A Sashiko Stitched Furoshiki: Three Motifs

$195.00 USD

early twentieth century
32 1/2" x 31 1/4", 82.5 cm x 79.25 cm

Sashiko stitched furoshiki like this one are somewhat iconic Japanese folk textiles as the show some of the most notable characteristics of that genre, namely indigo dyed cotton and white sashiko stitching.

This is a well-designed and well-executed furoshiki. A furoshiki is a wrapping/ hauling/ carrying cloth that is still ubiquitous in Japan. 

This particular one is hand stitched from 2 1/2 panels of indigo dyed cotton which are now scuffed and slightly marred from years of use. The white cotton sashiko stitching also shows some signs of wear which is a testament to its history.

The motifs stitched onto the cloth are large in scale in proportion to the furoshiki itself: stylized chrysanthemums are seen on opposing corners, top left and bottom right. You will notice a hole on the top, left area. The proper bottom, left corner shows the sayagata motif which is based in the Buddhist swastika; note a patch in this field. The top, right hand corner shows an interlocking lozenge pattern called matsukawabishi or pine bark.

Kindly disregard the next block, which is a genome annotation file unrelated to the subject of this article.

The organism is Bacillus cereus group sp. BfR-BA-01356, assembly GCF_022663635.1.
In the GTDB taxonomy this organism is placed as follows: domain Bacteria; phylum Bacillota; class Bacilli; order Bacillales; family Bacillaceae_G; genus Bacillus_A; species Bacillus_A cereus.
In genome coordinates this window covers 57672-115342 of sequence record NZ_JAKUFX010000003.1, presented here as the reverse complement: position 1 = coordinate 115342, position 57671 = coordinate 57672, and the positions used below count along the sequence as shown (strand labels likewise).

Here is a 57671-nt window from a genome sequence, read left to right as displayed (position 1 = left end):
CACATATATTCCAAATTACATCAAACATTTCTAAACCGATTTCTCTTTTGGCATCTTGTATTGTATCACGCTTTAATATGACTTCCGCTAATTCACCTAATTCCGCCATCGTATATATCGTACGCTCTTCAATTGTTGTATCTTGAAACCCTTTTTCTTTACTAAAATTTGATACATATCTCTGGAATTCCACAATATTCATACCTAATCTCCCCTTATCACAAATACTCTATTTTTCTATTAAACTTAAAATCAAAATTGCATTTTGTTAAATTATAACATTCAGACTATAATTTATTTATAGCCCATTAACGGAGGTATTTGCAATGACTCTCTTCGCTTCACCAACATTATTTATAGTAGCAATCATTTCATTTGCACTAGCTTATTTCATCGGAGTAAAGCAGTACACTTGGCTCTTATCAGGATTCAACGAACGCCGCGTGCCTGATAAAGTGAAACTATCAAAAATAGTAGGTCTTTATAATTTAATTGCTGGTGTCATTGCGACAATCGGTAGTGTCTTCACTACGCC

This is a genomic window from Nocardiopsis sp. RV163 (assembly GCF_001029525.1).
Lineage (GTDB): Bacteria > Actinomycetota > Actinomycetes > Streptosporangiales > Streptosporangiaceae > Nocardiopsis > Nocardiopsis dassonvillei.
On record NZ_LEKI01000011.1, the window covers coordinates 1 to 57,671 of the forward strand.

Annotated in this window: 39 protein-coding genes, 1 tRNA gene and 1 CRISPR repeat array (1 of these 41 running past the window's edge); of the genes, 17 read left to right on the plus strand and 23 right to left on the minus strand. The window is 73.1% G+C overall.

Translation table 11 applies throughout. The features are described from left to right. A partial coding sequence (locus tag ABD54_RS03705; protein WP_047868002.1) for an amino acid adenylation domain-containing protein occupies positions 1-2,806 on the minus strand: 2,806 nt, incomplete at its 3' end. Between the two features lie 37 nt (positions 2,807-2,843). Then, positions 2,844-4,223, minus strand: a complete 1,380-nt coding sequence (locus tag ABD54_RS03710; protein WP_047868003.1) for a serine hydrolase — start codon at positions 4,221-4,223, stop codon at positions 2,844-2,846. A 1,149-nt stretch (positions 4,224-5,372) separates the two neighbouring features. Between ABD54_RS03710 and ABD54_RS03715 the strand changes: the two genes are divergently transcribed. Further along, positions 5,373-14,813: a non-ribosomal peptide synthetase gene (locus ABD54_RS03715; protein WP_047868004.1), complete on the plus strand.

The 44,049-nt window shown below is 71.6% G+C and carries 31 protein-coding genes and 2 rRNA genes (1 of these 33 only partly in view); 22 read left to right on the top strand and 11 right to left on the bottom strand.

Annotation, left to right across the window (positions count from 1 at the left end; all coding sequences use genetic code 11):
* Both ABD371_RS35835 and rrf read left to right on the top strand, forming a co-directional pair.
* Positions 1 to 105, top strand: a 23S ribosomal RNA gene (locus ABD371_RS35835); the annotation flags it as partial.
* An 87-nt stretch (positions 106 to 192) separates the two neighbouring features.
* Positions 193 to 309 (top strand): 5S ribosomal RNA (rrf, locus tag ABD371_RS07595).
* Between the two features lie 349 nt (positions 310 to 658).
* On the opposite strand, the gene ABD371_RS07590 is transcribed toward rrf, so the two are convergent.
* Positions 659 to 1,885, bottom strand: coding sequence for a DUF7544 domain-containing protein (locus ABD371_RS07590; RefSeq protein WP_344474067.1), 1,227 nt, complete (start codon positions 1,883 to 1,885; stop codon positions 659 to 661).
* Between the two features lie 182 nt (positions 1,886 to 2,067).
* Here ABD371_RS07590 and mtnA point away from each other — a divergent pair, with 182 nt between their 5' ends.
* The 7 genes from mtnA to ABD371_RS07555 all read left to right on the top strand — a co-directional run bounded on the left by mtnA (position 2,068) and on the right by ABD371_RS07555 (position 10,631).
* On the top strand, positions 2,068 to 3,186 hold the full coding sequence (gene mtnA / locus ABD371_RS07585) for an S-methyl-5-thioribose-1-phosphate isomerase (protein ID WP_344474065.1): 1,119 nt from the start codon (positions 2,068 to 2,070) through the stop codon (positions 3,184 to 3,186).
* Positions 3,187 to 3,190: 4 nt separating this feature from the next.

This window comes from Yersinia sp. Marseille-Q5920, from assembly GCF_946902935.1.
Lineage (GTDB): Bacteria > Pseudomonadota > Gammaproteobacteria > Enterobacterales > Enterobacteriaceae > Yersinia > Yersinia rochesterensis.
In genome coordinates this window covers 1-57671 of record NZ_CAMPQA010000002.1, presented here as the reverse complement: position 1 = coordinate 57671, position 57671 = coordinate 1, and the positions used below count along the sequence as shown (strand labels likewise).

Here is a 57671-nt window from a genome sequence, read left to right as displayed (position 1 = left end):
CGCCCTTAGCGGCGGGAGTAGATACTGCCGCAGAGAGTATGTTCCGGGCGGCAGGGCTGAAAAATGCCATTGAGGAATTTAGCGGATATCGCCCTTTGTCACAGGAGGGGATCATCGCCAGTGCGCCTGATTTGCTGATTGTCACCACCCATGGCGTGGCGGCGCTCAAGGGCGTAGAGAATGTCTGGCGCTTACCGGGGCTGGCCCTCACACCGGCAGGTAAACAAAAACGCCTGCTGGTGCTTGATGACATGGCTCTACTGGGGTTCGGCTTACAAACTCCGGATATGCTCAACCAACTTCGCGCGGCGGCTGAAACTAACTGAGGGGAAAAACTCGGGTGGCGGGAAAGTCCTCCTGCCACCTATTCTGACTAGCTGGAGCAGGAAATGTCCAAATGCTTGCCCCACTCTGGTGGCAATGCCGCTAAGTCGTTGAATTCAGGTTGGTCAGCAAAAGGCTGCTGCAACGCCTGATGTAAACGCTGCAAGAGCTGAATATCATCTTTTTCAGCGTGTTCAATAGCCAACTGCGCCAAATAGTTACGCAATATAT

Overall this is a very nice, fully realized furoshiki. The center of the cloth is a bit distended from wear and there are some small holes and some scuffing to the surface however its condition makes sense given this is an old textile that was used in daily life.